How to setup a Bitcoin node with MyNode
There are multiple ways to build and run your own node. For the sake of making this simple for most people, I’ll walk you through how to do this with a Raspberry Pi 4. You may already have most of this stuff readily available but if not, you can get all of this for under $300 at major retailers including Best Buy or Amazon. If you have to order anything, remember to use Lolli at Best Buy and Fold for Amazon so you can earn some Bitcoin back on any parts or kits you may buy. If you are not familiar with either service, they provide Bitcoin back (instead of cash back) when you shop online or buy gift cards to major retailers. They have over 900 partner stores to shop at and full disclosure those are referral links that give us both some free Bitcoin when you use it.
Raspberry Pi 4 (ideally 4GB of RAM but you can do 8)
MicroSD card (minimum 8GB)
USB-C cable for power
Ethernet cable for an internet connection
Hard Drive (Ideally an SSD with at least 500 GBs or the current blockchain size with extra space for growth in the future)
Raspberry Pi 4 case
A few things to note before buying anything:
- You probably have most of this already laying around the house in one form or another.
- I would recommend buying the 4 GB RAM Pi4. You can save some money and use the 2 GB version but it will limit the services you can use with the MyNode software. Conversely, you can future proof and buy the 8 GB version but since the software isn’t 64 bit compatible it will only take advantage of 4 of the 8 GB so you aren’t getting the full performance boost and wasting money.
- When I synched the blockchain and downloaded the Electrum server, it reached 573 GB before it was compressed down to 480 GB despite the Bitcoin blockchain being about 320 GB. Depending upon how you want to use it, you may want to use a 1 TB driver rather than a 500 GB model.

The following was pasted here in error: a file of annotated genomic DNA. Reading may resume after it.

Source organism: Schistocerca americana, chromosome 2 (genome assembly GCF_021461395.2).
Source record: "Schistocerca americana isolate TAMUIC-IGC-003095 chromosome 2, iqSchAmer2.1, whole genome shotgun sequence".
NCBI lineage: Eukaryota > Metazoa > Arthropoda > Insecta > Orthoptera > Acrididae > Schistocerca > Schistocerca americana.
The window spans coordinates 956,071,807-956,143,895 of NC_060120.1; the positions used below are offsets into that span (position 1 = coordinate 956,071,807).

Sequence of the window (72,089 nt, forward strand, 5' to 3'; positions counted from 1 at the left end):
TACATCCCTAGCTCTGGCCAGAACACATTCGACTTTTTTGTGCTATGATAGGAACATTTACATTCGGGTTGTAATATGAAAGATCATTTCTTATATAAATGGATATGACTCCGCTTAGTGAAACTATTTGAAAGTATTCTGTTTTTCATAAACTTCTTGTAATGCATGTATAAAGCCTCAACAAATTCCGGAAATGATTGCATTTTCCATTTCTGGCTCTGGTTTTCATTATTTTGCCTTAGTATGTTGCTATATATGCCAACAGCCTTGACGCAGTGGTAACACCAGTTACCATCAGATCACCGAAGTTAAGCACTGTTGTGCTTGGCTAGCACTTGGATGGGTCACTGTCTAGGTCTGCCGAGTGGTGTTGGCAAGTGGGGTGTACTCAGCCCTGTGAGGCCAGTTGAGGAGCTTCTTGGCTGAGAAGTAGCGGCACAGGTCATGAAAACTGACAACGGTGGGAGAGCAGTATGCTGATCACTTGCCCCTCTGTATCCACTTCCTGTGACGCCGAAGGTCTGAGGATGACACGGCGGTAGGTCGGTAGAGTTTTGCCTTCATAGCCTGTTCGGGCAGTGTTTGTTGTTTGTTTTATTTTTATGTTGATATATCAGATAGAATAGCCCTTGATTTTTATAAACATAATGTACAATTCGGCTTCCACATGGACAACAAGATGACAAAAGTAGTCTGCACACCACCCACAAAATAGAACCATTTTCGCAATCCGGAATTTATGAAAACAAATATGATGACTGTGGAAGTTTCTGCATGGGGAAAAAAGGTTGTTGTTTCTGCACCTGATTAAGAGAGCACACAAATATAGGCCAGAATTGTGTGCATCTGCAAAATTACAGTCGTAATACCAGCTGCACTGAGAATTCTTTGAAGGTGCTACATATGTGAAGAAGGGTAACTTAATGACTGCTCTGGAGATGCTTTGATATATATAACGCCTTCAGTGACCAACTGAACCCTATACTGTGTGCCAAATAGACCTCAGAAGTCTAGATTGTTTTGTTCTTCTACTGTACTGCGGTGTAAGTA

- Finally, if you use an old hard drive, it will erase everything on the drive so make sure you remove any important files you have on it.
Once you have bought everything you need, head over to MyNode and pick a version of software you would like to use. There are three versions:
- The Community Edition: This is free and comes with the basic things you need to get going such as a Bitcoin Node, a Lightning Node, an Electrum server, and access to a few apps such as Ride The Lightning’s lightning wallet and Samurai’s Whirlpool and Dojo.
- The Premium Edition: For a one time $99 fee it gives you access to everything in the community edition along with some additional features like remote access via Tor or VPN and one click upgrades. You also get access to beta apps such as BTC Pay Server, Caravan, and Specter and access to support as these are in beta.
- MyNode One: If you aren’t the kind of person who wants to do it yourself, $279 gets you a prebuilt device and the premium software so all you have to do it is plug it in.
Download the MyNode software that is applicable for your device and your needs. If you are still having second thoughts, I would download the community edition as it is free and you can upgrade later.
One the ISO file has downloaded you’ll need a way to install it. Download Etcher or any other preferred software to write the software image to the microSD card. Plug your MicroSD card into the computer, open Etcher, select the MyNode file, and flash it to the MicroSD card. This will take 5 or 10 minutes to flash then validate the software as seen above. So while that is validating, you can build your node.
If you bought a kit like I did, apply the heat sinks. These are three small silver pieces of metal designed to disperse heat to better cool the device. There is some tape on the back, remove it, and stick it to the three pieces parts on the Raspberry Pi as seen above.